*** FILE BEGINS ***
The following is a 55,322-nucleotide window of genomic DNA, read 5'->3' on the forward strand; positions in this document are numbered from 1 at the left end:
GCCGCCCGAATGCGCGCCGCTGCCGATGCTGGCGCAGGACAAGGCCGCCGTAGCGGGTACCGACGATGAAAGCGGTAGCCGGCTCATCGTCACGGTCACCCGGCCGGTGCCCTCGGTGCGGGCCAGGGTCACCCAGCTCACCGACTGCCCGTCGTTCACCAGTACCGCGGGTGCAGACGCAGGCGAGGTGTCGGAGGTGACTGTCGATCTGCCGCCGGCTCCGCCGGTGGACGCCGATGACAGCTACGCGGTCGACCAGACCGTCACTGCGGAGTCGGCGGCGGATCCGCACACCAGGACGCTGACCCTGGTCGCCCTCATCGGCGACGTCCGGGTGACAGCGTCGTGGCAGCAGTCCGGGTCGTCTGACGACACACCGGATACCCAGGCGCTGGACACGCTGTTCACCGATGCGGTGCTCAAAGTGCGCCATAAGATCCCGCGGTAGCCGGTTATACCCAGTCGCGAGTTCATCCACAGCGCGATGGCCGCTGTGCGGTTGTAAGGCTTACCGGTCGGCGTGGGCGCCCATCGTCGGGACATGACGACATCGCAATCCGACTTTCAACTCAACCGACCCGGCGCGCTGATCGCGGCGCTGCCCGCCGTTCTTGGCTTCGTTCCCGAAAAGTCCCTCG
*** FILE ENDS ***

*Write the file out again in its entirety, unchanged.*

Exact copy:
The following is a 55,322-nucleotide window of genomic DNA, read 5'->3' on the forward strand; positions in this document are numbered from 1 at the left end:
GCCGCCCGAATGCGCGCCGCTGCCGATGCTGGCGCAGGACAAGGCCGCCGTAGCGGGTACCGACGATGAAAGCGGTAGCCGGCTCATCGTCACGGTCACCCGGCCGGTGCCCTCGGTGCGGGCCAGGGTCACCCAGCTCACCGACTGCCCGTCGTTCACCAGTACCGCGGGTGCAGACGCAGGCGAGGTGTCGGAGGTGACTGTCGATCTGCCGCCGGCTCCGCCGGTGGACGCCGATGACAGCTACGCGGTCGACCAGACCGTCACTGCGGAGTCGGCGGCGGATCCGCACACCAGGACGCTGACCCTGGTCGCCCTCATCGGCGACGTCCGGGTGACAGCGTCGTGGCAGCAGTCCGGGTCGTCTGACGACACACCGGATACCCAGGCGCTGGACACGCTGTTCACCGATGCGGTGCTCAAAGTGCGCCATAAGATCCCGCGGTAGCCGGTTATACCCAGTCGCGAGTTCATCCACAGCGCGATGGCCGCTGTGCGGTTGTAAGGCTTACCGGTCGGCGTGGGCGCCCATCGTCGGGACATGACGACATCGCAATCCGACTTTCAACTCAACCGACCCGGCGCGCTGATCGCGGCGCTGCCCGCCGTTCTTGGCTTCGTTCCCGAAAAGTCCCTCG